concise evidence in support of its position.  The evidence presented to the
court was often contradictory and unclear.  The court was not compelled to
accept Jenkins's analysis or representations regarding its claim for
premium pay or its calculation of its labor costs.  See id. ¶ 8, 697 A.2d at
420.  The court's calculation of the reasonable value of the services provided
by Jenkins, though not mathematically certain, was reasonable and
supported by the record.  See id. ¶¶ 7-8, 697 A.2d at 420; see also
Paffhausen, 1999 ME 169, ¶ 11, 740 A.2d at 983.
	[¶22]  Moreover, although Walsh challenges the court's findings and
its reliance on the testimony of Jenkins's representatives, the record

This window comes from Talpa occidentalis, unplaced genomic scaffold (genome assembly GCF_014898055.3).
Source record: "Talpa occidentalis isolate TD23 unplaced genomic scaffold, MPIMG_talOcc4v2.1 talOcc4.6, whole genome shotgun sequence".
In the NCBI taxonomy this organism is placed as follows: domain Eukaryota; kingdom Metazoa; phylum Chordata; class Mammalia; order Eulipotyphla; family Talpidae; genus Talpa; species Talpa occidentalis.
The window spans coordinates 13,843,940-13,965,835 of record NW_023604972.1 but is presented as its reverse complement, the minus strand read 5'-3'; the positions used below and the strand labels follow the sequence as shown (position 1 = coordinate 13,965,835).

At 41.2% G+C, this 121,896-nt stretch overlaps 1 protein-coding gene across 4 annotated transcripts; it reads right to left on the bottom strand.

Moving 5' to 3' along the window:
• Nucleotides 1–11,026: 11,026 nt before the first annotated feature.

supports the findings.{10}  The court acted well within the bounds of its
discretion in crediting, in part, the testimony of Jenkins's representatives
and in relying on that testimony in calculating the additional labor costs the
court attributed to premium pay and change orders.  The fact-finder "has
the prerogative to selectively accept or reject testimony and to combine
such testimony in any way."  State v. Ricky G., 2000 ME 190, ¶ 5, 760 A.2d
1065, 1067 (internal quotation marks omitted); accord VanVoorhees, 679
A.2d at 1080 (stating that "[t]he determination of the credibility of the
witnesses is a matter solely within the province of a presiding judge acting
as the finder of fact").  We do not disturb the court's award of contract and
quantum meruit damages.